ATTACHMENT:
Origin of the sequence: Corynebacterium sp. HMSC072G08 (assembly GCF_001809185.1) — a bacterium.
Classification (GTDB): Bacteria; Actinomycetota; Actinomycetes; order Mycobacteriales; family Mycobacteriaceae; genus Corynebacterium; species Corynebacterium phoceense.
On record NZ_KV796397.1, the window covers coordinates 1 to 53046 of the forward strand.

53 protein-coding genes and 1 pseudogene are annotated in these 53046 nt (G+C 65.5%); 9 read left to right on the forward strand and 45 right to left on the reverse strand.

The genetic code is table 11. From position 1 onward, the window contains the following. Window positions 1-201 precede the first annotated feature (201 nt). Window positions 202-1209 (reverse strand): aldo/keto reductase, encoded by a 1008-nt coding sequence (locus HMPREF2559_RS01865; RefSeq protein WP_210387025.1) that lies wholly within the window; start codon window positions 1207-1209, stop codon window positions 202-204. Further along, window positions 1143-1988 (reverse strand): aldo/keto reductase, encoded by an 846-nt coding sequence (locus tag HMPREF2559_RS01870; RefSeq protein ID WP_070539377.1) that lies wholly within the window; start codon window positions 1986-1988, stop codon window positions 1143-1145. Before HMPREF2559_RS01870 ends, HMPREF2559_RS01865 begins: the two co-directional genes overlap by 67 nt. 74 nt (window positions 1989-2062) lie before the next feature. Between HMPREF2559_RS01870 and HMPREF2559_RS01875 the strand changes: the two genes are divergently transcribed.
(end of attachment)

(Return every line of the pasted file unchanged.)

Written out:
Origin of the sequence: Corynebacterium sp. HMSC072G08 (assembly GCF_001809185.1) — a bacterium.
Classification (GTDB): Bacteria; Actinomycetota; Actinomycetes; order Mycobacteriales; family Mycobacteriaceae; genus Corynebacterium; species Corynebacterium phoceense.
On record NZ_KV796397.1, the window covers coordinates 1 to 53046 of the forward strand.

53 protein-coding genes and 1 pseudogene are annotated in these 53046 nt (G+C 65.5%); 9 read left to right on the forward strand and 45 right to left on the reverse strand.

The genetic code is table 11. From position 1 onward, the window contains the following. Window positions 1-201 precede the first annotated feature (201 nt). Window positions 202-1209 (reverse strand): aldo/keto reductase, encoded by a 1008-nt coding sequence (locus HMPREF2559_RS01865; RefSeq protein WP_210387025.1) that lies wholly within the window; start codon window positions 1207-1209, stop codon window positions 202-204. Further along, window positions 1143-1988 (reverse strand): aldo/keto reductase, encoded by an 846-nt coding sequence (locus tag HMPREF2559_RS01870; RefSeq protein ID WP_070539377.1) that lies wholly within the window; start codon window positions 1986-1988, stop codon window positions 1143-1145. Before HMPREF2559_RS01870 ends, HMPREF2559_RS01865 begins: the two co-directional genes overlap by 67 nt. 74 nt (window positions 1989-2062) lie before the next feature. Between HMPREF2559_RS01870 and HMPREF2559_RS01875 the strand changes: the two genes are divergently transcribed.